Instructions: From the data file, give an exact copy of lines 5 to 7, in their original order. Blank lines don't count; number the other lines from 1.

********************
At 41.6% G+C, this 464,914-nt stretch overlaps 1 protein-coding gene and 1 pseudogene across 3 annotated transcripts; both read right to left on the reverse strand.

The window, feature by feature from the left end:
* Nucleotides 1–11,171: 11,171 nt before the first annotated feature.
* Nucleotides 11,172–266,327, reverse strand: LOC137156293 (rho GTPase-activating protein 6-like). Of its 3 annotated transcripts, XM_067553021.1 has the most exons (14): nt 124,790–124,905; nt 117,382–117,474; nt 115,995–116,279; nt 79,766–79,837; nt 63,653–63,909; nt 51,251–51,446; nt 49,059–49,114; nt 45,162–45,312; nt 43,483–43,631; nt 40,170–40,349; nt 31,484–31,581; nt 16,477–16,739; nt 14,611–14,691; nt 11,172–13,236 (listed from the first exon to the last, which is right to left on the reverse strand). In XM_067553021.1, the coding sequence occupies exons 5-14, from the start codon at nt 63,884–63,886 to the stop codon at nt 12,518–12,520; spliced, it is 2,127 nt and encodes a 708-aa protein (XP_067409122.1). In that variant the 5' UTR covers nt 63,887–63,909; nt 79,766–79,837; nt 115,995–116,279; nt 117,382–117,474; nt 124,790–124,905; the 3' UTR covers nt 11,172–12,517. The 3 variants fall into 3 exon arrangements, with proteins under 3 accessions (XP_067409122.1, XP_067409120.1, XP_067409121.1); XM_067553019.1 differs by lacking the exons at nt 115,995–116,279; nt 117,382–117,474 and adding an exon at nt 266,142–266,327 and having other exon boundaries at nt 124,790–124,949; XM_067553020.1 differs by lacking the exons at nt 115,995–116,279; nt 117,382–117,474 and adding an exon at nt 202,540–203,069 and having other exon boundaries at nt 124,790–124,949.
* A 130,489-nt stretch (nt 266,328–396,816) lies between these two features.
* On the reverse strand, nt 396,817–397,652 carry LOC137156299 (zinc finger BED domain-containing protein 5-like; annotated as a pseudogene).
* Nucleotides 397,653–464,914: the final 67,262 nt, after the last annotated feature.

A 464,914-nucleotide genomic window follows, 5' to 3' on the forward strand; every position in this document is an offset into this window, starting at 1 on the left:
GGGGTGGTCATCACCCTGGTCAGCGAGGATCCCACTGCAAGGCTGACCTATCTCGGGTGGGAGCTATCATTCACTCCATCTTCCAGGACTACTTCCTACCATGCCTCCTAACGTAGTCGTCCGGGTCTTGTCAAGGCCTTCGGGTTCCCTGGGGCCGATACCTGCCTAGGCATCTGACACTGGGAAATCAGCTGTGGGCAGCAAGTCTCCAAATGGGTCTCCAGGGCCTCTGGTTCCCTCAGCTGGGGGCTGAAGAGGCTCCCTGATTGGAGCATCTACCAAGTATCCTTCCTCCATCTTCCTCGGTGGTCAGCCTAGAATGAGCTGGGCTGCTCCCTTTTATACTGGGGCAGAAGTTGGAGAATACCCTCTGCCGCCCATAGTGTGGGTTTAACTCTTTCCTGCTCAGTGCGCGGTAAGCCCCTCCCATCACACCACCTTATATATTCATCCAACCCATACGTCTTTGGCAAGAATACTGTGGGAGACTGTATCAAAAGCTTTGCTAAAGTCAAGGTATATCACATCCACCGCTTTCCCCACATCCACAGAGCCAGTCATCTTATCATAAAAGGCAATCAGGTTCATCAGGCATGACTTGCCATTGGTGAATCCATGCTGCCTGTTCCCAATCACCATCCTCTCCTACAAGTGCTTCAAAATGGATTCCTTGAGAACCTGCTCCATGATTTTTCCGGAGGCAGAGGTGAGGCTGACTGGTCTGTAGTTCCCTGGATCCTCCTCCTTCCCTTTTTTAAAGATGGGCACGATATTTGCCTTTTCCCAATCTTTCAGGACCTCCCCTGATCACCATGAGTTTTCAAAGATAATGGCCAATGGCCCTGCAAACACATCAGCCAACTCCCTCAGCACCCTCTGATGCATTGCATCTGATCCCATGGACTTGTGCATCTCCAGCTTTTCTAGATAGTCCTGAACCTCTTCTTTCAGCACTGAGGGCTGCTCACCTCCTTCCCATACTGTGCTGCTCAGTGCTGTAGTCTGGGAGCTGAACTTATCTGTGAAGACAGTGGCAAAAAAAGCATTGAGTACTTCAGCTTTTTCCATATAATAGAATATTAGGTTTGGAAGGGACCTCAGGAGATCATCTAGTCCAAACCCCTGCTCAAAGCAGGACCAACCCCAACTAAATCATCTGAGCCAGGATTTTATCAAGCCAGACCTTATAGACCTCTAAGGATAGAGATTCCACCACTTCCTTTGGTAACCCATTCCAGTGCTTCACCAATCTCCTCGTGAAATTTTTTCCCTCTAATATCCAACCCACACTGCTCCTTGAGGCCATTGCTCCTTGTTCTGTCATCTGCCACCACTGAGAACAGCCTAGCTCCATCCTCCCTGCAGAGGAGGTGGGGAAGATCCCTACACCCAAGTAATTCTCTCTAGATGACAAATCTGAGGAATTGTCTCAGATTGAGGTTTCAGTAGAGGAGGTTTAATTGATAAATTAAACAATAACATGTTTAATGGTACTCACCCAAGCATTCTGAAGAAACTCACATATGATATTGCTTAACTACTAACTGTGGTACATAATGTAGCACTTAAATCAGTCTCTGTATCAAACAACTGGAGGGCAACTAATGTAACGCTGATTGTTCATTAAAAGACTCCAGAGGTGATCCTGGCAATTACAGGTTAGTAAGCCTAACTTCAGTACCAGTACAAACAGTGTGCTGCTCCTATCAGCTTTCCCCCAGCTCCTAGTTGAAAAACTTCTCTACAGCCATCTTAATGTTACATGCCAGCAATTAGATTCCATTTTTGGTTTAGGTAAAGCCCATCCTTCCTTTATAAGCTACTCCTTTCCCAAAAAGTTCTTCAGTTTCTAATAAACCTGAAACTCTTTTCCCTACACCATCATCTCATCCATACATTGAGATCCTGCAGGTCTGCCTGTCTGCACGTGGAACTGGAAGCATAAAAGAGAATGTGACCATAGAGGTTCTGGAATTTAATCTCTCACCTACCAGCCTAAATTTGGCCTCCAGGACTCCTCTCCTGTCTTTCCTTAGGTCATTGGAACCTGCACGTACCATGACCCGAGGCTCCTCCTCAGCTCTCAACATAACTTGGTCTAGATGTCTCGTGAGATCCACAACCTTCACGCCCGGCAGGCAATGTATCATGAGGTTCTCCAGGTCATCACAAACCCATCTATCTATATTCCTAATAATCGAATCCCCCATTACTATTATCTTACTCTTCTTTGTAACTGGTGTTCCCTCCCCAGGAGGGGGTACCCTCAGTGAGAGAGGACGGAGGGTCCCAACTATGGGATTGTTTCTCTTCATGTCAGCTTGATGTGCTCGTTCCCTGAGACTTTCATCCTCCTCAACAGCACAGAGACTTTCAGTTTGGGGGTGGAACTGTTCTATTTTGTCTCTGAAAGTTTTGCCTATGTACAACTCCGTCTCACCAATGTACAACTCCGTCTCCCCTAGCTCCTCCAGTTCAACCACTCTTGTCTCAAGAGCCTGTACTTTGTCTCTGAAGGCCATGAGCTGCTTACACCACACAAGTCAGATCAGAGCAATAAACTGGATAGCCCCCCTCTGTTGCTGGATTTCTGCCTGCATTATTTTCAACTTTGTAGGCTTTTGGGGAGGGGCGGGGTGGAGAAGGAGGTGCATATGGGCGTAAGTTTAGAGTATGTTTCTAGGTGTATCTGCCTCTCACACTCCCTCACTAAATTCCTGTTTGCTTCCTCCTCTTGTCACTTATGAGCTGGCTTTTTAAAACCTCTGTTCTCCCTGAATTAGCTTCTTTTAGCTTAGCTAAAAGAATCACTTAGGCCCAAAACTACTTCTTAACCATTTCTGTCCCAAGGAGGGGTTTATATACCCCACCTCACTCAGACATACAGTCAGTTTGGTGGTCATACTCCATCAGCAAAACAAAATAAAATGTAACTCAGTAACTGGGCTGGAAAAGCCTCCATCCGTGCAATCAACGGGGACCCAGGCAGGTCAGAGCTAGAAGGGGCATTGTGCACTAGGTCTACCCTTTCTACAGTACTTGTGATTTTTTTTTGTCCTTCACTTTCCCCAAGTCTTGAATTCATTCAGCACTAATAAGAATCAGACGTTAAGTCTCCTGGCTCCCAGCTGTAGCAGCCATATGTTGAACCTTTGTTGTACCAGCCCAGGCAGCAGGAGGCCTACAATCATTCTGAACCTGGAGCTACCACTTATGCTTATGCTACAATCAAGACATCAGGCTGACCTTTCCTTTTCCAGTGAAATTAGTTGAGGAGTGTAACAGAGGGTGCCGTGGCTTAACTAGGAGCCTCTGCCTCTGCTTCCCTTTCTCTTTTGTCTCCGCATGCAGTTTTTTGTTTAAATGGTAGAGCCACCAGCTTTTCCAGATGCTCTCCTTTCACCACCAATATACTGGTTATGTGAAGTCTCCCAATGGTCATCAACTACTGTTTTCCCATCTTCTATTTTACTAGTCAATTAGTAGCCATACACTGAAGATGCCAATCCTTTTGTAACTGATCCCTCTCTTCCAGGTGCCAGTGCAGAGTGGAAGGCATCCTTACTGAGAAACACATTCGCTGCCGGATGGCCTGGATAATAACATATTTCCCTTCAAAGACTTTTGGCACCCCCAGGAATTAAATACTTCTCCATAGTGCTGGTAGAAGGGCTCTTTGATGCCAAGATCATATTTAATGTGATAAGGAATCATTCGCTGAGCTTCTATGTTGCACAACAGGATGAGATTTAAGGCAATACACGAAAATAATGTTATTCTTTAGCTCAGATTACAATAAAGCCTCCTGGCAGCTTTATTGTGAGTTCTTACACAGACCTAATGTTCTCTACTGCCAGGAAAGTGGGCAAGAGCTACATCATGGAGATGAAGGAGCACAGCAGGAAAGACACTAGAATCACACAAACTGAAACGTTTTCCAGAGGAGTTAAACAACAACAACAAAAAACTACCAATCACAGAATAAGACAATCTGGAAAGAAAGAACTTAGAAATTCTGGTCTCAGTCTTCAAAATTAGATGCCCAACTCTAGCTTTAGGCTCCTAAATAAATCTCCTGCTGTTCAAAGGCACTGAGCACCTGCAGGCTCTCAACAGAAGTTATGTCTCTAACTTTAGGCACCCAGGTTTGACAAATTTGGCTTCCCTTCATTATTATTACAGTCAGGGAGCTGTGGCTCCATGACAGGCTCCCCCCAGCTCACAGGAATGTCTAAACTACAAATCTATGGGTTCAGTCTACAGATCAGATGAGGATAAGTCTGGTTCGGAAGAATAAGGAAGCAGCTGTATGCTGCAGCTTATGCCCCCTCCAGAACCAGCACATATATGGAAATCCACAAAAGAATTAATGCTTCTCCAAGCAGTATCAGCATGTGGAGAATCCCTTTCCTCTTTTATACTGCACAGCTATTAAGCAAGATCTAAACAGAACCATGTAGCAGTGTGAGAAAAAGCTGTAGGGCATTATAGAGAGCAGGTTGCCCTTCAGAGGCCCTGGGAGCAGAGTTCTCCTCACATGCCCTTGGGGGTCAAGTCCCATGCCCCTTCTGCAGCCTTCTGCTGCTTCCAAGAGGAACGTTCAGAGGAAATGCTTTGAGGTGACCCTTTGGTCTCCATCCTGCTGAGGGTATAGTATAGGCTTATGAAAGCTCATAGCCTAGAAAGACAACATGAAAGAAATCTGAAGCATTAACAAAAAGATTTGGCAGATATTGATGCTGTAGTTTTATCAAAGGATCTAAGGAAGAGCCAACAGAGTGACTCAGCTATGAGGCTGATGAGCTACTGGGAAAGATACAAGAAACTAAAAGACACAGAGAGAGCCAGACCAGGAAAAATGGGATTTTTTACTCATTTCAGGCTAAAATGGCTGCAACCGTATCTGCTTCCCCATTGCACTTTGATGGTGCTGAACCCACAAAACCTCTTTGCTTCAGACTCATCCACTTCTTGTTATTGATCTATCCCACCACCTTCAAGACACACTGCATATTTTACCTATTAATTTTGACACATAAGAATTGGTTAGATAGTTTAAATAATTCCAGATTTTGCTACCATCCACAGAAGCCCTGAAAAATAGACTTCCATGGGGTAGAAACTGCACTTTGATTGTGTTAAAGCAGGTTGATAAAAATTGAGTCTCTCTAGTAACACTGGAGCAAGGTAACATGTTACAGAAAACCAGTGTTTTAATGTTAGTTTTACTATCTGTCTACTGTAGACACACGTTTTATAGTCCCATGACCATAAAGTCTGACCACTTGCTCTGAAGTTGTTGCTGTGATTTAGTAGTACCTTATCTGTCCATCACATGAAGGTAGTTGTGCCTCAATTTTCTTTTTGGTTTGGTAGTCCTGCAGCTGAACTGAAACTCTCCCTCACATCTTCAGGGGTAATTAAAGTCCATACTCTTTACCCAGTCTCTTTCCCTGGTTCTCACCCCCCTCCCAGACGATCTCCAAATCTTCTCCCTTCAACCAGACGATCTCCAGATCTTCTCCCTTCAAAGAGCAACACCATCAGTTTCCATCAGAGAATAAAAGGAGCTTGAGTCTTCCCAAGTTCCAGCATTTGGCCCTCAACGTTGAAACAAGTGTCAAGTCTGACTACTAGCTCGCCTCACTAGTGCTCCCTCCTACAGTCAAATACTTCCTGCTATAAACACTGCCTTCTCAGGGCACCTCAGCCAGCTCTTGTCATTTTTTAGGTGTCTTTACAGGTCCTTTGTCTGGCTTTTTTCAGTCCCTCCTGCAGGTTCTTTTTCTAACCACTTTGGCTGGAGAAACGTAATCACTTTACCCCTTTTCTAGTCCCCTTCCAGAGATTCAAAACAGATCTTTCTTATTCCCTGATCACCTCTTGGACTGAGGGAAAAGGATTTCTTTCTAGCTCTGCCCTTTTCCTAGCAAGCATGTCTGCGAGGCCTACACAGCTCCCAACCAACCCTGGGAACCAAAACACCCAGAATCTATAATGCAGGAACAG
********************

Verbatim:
* A 130,489-nt stretch (nt 266,328–396,816) lies between these two features.
* On the reverse strand, nt 396,817–397,652 carry LOC137156299 (zinc finger BED domain-containing protein 5-like; annotated as a pseudogene).
* Nucleotides 397,653–464,914: the final 67,262 nt, after the last annotated feature.